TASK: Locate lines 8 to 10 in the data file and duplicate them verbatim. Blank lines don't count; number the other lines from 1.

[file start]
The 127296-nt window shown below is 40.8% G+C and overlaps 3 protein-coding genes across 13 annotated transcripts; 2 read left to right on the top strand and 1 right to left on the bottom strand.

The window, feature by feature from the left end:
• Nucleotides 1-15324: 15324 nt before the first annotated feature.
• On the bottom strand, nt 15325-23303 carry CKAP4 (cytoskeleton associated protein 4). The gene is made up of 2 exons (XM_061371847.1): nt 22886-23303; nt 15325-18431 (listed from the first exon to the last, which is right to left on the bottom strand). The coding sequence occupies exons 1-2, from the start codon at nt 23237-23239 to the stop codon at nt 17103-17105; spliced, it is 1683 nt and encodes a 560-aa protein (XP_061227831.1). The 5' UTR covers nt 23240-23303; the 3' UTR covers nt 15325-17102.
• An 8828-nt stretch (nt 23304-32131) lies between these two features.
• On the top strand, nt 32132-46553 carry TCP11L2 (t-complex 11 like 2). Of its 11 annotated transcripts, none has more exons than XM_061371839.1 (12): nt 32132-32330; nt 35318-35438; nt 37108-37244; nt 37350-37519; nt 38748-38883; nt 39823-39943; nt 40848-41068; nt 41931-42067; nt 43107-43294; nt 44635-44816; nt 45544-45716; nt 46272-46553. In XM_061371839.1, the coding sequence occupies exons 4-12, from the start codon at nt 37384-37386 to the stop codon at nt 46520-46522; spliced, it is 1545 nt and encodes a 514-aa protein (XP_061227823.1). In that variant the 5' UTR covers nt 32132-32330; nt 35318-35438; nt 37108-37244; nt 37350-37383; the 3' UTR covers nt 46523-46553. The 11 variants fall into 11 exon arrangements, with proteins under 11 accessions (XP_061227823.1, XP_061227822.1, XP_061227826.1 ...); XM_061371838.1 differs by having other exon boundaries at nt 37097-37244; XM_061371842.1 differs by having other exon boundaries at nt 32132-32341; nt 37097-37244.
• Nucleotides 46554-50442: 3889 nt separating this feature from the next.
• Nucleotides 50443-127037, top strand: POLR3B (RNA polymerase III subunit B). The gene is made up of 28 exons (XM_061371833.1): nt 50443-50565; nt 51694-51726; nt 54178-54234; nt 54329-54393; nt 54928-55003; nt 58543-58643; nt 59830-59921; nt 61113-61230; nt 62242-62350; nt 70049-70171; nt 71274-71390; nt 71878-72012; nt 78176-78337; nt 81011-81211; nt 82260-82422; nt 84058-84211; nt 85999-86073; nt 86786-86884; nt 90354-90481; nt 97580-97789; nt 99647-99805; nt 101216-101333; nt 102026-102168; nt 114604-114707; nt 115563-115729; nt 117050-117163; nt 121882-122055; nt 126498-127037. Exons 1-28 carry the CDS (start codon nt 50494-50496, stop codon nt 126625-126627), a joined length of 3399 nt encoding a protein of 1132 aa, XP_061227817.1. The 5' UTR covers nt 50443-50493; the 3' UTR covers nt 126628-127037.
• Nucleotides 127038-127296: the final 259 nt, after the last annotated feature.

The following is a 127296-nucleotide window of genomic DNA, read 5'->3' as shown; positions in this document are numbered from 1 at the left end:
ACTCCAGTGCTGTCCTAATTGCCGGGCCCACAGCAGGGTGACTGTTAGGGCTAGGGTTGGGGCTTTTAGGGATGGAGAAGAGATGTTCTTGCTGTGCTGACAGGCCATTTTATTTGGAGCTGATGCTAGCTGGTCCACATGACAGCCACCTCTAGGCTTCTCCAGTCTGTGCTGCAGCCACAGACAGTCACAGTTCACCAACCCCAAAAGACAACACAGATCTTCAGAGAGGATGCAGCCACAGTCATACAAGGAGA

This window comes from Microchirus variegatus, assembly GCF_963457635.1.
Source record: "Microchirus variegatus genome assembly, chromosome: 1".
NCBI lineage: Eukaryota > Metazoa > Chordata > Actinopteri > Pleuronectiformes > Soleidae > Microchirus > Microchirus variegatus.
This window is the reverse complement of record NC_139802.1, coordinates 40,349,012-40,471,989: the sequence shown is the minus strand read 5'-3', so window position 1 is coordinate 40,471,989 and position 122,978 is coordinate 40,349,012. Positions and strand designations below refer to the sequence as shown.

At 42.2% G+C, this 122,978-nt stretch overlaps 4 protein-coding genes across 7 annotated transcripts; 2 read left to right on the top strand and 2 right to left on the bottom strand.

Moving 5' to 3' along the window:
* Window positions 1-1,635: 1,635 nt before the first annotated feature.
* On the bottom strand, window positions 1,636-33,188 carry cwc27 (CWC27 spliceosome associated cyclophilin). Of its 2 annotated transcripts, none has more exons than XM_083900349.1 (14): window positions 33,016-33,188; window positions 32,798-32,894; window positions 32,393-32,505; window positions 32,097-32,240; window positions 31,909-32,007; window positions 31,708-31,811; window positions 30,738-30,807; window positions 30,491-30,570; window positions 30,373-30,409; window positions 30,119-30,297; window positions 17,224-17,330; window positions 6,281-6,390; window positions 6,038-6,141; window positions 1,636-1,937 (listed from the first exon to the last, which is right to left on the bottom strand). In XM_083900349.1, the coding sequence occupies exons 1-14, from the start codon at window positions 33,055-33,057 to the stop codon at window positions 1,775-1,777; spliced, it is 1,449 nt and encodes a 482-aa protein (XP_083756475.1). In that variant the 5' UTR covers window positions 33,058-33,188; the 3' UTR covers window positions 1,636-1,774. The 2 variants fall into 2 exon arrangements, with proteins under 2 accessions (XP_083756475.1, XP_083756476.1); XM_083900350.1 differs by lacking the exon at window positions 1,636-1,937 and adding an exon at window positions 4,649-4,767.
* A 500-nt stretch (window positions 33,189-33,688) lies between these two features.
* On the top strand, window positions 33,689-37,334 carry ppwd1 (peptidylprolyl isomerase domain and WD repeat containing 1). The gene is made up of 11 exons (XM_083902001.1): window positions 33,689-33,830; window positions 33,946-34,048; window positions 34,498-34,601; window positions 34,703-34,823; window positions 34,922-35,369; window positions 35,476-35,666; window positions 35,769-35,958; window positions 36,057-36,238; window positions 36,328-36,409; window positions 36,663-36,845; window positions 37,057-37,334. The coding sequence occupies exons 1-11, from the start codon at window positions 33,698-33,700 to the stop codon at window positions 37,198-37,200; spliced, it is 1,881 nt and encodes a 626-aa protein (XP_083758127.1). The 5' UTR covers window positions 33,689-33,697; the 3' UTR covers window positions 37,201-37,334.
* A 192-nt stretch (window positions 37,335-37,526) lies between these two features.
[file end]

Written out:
• Nucleotides 50443-127037, top strand: POLR3B (RNA polymerase III subunit B). The gene is made up of 28 exons (XM_061371833.1): nt 50443-50565; nt 51694-51726; nt 54178-54234; nt 54329-54393; nt 54928-55003; nt 58543-58643; nt 59830-59921; nt 61113-61230; nt 62242-62350; nt 70049-70171; nt 71274-71390; nt 71878-72012; nt 78176-78337; nt 81011-81211; nt 82260-82422; nt 84058-84211; nt 85999-86073; nt 86786-86884; nt 90354-90481; nt 97580-97789; nt 99647-99805; nt 101216-101333; nt 102026-102168; nt 114604-114707; nt 115563-115729; nt 117050-117163; nt 121882-122055; nt 126498-127037. Exons 1-28 carry the CDS (start codon nt 50494-50496, stop codon nt 126625-126627), a joined length of 3399 nt encoding a protein of 1132 aa, XP_061227817.1. The 5' UTR covers nt 50443-50493; the 3' UTR covers nt 126628-127037.
• Nucleotides 127038-127296: the final 259 nt, after the last annotated feature.

The following is a 127296-nucleotide window of genomic DNA, read 5'->3' as shown; positions in this document are numbered from 1 at the left end: